Fitbit, a company that manufactures and markets health-tracking watches, announced in May it had launched a study with a goal of creating an algorithm that could detect COVID-19 before symptoms appeared. In about a two-month period, 100,000 Fitbit wearers in the U.S. and Canada enrolled and more than 1,000 positive COVID-19 cases were reported. The study is still ongoing and still accepting people to enroll either at this link or in the Assessments & Discover tab in the Fitbit app.
The company released early findings from the study and has uploaded the data to the Medrxiv preprint server. The study concludes that they can detect almost 50% of COVID-19 cases a day before enrollees in the study reported the onset of symptoms, and they do so with 70% specificity.
Conor Heneghan, Director of Research, Algorithms at Fitbit and senior author of the study, wrote in a blog post, “This is important because people can transmit the virus before they realize they have symptoms or when they have no symptoms at all. If we can let people know they should get tested a day before symptoms begin, they can isolate and seek care sooner, helping to reduce the spread of COVID-19.”
The study, he adds, reinforced the idea that breathing rate, resting heart rate and heart rate variability (HRV) were useful metrics for indicating onset of disease. They are, however, best tracked at night when people are sleeping or otherwise at rest. HRV, the beat-to-beat variation of the heart, typically decreased in people showing symptoms of illness, and resting heart rate and breathing rate often increased. In some cases, he noted, “those metrics begin to signal changes nearly a week before participants reported symptoms.”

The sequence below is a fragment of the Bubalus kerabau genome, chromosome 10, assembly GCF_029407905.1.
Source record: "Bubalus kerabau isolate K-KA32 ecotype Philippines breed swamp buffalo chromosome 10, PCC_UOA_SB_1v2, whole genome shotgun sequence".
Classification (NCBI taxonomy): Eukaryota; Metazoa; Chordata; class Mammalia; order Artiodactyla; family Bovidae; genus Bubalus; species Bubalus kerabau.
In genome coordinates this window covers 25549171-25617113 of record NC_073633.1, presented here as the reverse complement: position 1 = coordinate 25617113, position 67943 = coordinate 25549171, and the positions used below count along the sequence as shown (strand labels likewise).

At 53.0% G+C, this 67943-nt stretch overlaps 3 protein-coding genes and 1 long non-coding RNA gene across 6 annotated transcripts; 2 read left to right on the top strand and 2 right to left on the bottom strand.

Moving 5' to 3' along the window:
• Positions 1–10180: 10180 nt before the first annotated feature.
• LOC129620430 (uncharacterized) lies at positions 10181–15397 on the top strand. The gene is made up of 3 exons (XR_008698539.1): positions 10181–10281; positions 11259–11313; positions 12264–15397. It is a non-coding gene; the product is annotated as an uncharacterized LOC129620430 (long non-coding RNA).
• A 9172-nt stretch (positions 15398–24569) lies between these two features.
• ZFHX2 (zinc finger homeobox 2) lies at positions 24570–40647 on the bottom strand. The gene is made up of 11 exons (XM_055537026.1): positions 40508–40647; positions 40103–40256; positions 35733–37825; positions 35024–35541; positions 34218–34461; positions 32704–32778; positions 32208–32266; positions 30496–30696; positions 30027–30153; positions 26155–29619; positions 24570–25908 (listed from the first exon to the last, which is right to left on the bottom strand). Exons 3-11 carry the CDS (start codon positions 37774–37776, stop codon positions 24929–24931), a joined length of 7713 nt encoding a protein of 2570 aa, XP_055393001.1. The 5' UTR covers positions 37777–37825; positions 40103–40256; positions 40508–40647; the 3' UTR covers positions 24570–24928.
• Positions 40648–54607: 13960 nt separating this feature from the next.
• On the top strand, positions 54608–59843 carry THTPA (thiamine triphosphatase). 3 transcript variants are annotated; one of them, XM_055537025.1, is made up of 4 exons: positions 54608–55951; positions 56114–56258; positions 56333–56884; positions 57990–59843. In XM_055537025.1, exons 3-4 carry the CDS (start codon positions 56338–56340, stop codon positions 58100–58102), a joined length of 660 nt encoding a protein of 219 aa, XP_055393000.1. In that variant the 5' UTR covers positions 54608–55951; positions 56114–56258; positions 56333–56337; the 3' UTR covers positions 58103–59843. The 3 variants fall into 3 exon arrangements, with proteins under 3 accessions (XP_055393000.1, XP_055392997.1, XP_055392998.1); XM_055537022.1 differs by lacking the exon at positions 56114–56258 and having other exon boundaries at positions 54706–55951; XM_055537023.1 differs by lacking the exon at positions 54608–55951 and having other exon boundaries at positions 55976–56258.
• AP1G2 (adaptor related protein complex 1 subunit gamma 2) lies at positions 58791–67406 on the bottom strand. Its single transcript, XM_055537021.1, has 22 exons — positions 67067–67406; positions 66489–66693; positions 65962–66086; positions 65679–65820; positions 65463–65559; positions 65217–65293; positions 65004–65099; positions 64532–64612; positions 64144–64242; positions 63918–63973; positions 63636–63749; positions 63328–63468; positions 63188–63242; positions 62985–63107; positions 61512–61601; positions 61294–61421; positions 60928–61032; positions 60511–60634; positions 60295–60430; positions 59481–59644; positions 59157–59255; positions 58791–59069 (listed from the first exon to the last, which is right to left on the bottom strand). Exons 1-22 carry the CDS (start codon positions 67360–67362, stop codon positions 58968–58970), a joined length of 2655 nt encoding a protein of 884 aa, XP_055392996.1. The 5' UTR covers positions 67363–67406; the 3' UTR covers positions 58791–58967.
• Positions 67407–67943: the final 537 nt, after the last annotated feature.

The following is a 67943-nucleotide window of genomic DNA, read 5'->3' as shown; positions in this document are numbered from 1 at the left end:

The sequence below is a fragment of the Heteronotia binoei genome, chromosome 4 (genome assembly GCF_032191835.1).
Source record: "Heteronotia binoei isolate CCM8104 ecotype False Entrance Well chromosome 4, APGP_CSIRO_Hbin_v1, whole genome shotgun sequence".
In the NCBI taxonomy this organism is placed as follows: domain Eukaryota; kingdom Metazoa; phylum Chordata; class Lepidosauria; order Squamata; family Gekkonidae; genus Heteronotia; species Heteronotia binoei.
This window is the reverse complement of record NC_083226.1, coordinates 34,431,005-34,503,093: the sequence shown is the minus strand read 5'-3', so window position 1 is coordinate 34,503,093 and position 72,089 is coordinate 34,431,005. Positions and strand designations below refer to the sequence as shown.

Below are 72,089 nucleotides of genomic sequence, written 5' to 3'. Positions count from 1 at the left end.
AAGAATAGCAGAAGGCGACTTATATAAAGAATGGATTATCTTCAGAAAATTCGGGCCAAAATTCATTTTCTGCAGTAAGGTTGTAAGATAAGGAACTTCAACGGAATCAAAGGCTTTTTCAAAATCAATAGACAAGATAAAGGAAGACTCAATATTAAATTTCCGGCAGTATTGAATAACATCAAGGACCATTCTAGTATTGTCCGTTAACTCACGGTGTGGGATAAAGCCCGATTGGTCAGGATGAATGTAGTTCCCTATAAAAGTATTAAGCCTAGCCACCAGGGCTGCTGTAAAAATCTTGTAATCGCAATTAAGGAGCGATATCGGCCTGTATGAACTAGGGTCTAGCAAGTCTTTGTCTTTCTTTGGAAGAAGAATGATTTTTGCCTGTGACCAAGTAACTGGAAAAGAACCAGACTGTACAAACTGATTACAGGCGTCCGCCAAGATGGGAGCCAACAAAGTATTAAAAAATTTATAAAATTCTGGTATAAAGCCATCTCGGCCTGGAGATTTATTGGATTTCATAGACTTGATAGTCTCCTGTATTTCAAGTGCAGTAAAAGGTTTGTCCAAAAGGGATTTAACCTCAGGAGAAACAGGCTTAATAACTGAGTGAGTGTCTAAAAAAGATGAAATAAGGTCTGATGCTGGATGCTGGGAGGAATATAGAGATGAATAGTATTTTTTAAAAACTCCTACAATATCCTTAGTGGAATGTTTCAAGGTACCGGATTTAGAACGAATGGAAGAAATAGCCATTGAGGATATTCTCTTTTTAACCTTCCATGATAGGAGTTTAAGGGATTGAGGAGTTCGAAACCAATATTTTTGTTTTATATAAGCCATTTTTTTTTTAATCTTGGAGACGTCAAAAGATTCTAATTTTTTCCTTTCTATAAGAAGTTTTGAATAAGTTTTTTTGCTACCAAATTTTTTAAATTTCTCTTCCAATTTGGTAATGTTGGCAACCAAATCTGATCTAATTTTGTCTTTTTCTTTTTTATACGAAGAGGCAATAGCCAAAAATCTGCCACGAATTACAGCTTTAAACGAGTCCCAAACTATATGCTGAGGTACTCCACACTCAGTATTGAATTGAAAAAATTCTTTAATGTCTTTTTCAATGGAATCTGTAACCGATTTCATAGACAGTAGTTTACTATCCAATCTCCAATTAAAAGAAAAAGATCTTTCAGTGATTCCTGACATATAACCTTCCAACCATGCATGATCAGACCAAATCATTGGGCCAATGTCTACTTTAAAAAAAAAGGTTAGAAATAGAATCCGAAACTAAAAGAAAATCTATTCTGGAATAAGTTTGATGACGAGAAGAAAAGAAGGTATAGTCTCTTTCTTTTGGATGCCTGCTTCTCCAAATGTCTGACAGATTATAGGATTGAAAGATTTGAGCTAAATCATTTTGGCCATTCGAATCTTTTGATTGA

On average, HRV hit the lowest point the day after symptoms were reported. Increases in resting heart rate normalized on average at least five to seven days after the beginning of symptoms. Breathing rate hit its peak on the second day of symptoms, but there was a slight increase, on average, up to three weeks after the beginning of symptoms.
The most common symptoms noted by study participants with COVID-19 were fatigue (72%), headache (65%), body ache (63%), decrease in taste and smell (60%) and cough (59%). Fever was only reported 55% of the time, suggesting that temperature screening by itself is unlikely to be sufficient to identify infection.
The symptoms most likely to lead to hospitalizations were shortness of breath and vomiting. The symptoms least likely to predict hospitalization were sore throat and stomach issues.
The study found that the duration of COVID-19 varied depending on the severity of the case. Patients who had a mild case and who recovered at home had an average duration of eight days. Patients with moderate cases, who recovered at home but needed care from others, were sick about 15 days. And for the severe cases that required hospitalization, average duration of illness was 24 days. However, the study found some cases lasted longer than two months.
Fitbit owners have to opt in if they’re interested in participating and sharing their data. They can withdraw from the study at any time.
The Scripps Research Institute and Stanford Medicine are also conducting COVID-19 studies with wearables: The Scripps DETECT study and the Stanford Healthcare Innovation Lab COVID-19 Project wearables study.
Henegan noted, “It’s clear that our bodies start to signal impacts from the disease before more noticeable symptoms appear. With these initials signals identified, we’ll continue our work in developing an algorithm to detect diseases like COVID-19 and focus on expanded research in a real-world environment.”
Published: Aug 20, 2020 By Mark Terry